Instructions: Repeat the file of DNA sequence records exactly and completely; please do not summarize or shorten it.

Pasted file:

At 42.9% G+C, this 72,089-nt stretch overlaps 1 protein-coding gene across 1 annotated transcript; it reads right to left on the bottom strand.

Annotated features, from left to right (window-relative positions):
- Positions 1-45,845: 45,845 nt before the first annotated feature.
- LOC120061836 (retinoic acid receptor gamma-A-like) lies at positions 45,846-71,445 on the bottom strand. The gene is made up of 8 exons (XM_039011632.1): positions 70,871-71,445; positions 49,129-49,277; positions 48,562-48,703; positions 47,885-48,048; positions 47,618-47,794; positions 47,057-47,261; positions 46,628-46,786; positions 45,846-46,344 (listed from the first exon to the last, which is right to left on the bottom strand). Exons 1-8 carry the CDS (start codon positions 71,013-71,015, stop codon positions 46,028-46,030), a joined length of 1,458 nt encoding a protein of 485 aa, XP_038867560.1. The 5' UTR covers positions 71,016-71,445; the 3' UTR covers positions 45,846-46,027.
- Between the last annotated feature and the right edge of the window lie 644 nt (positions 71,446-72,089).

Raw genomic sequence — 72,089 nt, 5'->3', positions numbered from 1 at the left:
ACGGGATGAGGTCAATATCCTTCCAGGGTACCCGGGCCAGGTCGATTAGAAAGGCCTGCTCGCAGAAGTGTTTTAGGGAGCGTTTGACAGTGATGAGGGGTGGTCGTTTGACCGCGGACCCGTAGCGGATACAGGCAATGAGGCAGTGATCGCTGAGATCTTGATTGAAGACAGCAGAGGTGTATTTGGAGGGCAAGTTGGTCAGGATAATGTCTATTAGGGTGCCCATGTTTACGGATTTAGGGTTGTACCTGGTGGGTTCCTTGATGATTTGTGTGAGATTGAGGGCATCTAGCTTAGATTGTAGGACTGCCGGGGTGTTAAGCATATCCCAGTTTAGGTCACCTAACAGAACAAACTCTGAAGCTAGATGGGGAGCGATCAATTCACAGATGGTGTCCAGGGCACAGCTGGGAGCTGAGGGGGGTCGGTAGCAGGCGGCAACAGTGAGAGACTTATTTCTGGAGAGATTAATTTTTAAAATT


At 42.9% G+C, this 72,089-nt stretch overlaps 1 protein-coding gene across 1 annotated transcript; it reads right to left on the bottom strand.

Annotated features, from left to right (window-relative positions):
- Positions 1-45,845: 45,845 nt before the first annotated feature.
- LOC120061836 (retinoic acid receptor gamma-A-like) lies at positions 45,846-71,445 on the bottom strand. The gene is made up of 8 exons (XM_039011632.1): positions 70,871-71,445; positions 49,129-49,277; positions 48,562-48,703; positions 47,885-48,048; positions 47,618-47,794; positions 47,057-47,261; positions 46,628-46,786; positions 45,846-46,344 (listed from the first exon to the last, which is right to left on the bottom strand). Exons 1-8 carry the CDS (start codon positions 71,013-71,015, stop codon positions 46,028-46,030), a joined length of 1,458 nt encoding a protein of 485 aa, XP_038867560.1. The 5' UTR covers positions 71,016-71,445; the 3' UTR covers positions 45,846-46,027.
- Between the last annotated feature and the right edge of the window lie 644 nt (positions 71,446-72,089).

Raw genomic sequence — 72,089 nt, 5'->3', positions numbered from 1 at the left:
ACGGGATGAGGTCAATATCCTTCCAGGGTACCCGGGCCAGGTCGATTAGAAAGGCCTGCTCGCAGAAGTGTTTTAGGGAGCGTTTGACAGTGATGAGGGGTGGTCGTTTGACCGCGGACCCGTAGCGGATACAGGCAATGAGGCAGTGATCGCTGAGATCTTGATTGAAGACAGCAGAGGTGTATTTGGAGGGCAAGTTGGTCAGGATAATGTCTATTAGGGTGCCCATGTTTACGGATTTAGGGTTGTACCTGGTGGGTTCCTTGATGATTTGTGTGAGATTGAGGGCATCTAGCTTAGATTGTAGGACTGCCGGGGTGTTAAGCATATCCCAGTTTAGGTCACCTAACAGAACAAACTCTGAAGCTAGATGGGGAGCGATCAATTCACAGATGGTGTCCAGGGCACAGCTGGGAGCTGAGGGGGGTCGGTAGCAGGCGGCAACAGTGAGAGACTTATTTCTGGAGAGATTAATTTTTAAAATT